Among the duties to be performed by Constable Millen on this patrol to Fort McPherson, 50 miles to the west, was to check into the arrival of a newcomer to the district, a man called Albert Johnson.

According to the report which he had received via radio from Aklavik, Millen understood that the man Johnson had arrived at Fort McPherson on July 9, 1931 - having floated down the Peel River from the direction of Dawson on a crude raft made of three logs lashed together. News of his arrival had been carried to Aklavik by Bishop Geddes and subsequently, an order to investigate had been issued by Inspector Alexander Neville Eames, Officer Commanding the Western Arctic Sub-District. However there had been no urgency about the order.

The primary concern of the Police was that with the deepening of the Depression throughout Canada and especially on the prairies, men with a distaste for civilization and its bread lines were constantly seeking escape by venturing north. Unfortunately, many of these men arrived ill-equipped and without money and had to be discouraged from "going it alone" in the rugged, demanding Territories.

Edgar Millen.
Edgar Millen.

Arriving at Fort McPherson on July 21, Edgar Millen learned a little more about the newcomer. Johnson had beached his crude craft about 3 miles above the settlement and had walked into town. He had little in the way of an outfit, but appeared to be well-supplied with money. On July 12, he had purchased a 16 gauge, single barrel Ivor Johnson shotgun and a box of 25 shells from Mr. W. W. Douglas of the Northern Traders Limited store.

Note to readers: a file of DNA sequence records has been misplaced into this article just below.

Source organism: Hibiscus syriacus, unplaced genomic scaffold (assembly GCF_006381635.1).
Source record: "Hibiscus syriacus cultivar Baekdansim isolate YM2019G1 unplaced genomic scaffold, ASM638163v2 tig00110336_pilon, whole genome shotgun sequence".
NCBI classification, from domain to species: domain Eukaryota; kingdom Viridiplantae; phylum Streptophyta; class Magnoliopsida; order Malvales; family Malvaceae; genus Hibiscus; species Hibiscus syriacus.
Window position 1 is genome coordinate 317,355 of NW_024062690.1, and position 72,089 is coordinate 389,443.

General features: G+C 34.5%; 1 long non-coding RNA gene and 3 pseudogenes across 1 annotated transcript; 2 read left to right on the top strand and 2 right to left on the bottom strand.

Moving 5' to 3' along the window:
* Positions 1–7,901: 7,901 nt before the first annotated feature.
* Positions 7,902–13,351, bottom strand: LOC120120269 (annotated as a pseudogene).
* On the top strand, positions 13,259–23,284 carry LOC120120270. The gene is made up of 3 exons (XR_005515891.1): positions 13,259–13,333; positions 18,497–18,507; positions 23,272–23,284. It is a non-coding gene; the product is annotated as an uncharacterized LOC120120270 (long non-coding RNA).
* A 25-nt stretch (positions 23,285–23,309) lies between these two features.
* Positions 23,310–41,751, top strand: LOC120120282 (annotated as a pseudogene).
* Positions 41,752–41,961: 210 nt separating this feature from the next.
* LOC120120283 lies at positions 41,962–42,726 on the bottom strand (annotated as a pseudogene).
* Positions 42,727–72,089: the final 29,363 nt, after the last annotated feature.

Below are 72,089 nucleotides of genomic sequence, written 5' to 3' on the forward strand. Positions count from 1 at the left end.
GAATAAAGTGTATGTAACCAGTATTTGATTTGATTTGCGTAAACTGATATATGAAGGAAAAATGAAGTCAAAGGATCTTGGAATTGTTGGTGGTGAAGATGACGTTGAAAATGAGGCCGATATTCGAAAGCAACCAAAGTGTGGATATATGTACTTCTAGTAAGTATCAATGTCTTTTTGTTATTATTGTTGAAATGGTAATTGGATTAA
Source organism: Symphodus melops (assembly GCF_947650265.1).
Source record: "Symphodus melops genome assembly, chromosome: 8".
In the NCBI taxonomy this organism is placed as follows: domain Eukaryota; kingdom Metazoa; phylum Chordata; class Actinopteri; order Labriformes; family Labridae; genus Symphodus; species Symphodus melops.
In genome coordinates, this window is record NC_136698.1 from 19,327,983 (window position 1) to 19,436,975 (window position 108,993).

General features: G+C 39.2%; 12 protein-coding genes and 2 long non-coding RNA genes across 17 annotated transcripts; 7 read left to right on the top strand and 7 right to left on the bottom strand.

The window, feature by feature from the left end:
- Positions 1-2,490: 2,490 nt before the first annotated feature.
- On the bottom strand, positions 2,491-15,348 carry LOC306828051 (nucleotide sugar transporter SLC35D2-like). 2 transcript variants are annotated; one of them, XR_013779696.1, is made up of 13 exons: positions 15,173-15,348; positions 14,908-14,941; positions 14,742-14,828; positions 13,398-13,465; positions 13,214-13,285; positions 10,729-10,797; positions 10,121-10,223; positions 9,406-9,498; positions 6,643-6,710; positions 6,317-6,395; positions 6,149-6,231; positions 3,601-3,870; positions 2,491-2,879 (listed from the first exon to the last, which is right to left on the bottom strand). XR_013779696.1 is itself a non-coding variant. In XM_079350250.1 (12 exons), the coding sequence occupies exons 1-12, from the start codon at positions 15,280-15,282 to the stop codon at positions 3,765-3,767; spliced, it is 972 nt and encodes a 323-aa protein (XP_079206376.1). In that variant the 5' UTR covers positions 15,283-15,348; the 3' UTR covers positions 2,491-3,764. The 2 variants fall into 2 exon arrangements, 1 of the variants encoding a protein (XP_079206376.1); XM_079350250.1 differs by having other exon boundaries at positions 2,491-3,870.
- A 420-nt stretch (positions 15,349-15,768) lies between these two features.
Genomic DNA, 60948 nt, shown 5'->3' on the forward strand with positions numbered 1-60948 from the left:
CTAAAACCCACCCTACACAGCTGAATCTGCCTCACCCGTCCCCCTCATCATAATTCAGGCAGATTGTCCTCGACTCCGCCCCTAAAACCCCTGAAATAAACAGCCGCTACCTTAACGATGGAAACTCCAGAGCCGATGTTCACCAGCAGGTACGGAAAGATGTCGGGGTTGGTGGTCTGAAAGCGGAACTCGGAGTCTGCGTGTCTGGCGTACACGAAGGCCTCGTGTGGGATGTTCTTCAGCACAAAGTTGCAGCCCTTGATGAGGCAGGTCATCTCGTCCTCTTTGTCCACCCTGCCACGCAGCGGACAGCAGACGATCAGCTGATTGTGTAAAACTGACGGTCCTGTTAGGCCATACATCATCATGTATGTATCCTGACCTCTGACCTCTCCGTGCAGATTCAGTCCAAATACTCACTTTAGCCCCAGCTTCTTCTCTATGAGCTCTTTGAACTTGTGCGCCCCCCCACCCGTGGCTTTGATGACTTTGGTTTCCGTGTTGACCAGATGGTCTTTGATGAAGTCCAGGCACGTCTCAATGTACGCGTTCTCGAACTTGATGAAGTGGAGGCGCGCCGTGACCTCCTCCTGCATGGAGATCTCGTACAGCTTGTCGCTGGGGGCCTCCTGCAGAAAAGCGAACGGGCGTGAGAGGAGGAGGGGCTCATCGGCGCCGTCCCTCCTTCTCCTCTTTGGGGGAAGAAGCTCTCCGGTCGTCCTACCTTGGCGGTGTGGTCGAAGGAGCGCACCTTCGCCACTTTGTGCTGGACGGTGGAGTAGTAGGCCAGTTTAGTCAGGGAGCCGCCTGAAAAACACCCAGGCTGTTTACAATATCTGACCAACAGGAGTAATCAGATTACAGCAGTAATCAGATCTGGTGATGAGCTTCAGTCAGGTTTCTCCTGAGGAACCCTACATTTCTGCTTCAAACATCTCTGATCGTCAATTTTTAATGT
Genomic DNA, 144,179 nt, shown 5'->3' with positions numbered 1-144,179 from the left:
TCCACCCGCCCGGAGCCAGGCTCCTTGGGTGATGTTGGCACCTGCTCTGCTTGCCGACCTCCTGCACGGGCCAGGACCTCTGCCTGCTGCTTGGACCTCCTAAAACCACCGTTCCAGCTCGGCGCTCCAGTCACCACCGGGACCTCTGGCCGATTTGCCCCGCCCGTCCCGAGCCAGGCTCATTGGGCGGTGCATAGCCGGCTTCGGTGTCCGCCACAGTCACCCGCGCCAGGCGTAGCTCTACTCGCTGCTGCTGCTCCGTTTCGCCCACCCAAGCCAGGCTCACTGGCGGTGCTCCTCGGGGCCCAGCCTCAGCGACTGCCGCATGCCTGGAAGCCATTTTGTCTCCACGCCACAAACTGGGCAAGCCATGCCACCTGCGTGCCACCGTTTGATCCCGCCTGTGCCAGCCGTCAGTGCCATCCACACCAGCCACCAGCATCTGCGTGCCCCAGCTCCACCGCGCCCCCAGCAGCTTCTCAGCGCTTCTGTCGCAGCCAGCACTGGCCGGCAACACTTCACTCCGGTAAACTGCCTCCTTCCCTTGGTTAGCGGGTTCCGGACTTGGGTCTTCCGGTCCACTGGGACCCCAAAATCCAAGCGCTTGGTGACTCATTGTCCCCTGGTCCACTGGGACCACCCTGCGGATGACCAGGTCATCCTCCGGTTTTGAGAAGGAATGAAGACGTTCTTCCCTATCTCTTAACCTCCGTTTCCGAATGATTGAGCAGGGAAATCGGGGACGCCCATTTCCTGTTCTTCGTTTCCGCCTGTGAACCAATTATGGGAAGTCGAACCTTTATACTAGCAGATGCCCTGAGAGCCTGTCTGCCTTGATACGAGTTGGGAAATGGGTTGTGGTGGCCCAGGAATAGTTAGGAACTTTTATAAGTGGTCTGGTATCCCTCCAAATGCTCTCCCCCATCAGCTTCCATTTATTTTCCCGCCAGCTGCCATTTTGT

Constable Millen had no difficulty locating his man, camped a short distance from town.

Albert Johnson was approximately 5 foot, 10 inches in height, weighed a sturdy 170 pounds; had light brown hair receding at the temples and crown; pale blue eyes; snubbed, upturned nose; moderately prominent cheekbones; lobed ears set close to the head. His arms were a little longer than usual for his height. He appeared to be between 35 and 40 years of age.

From the little accurate information available, it appears that Johnson informed Constable Millen that he had spent the previous summer, 1930, on the Canadian prairies and that he had entered the country via the Mackenzie River system. He made no mention of where he had spent the previous winter, but indicated that he now intended to go up into the Rat River country - some 20 miles north and west of Fort McPherson. His original outfit seemed to have been lost, and he was then in the process of gathering a new one.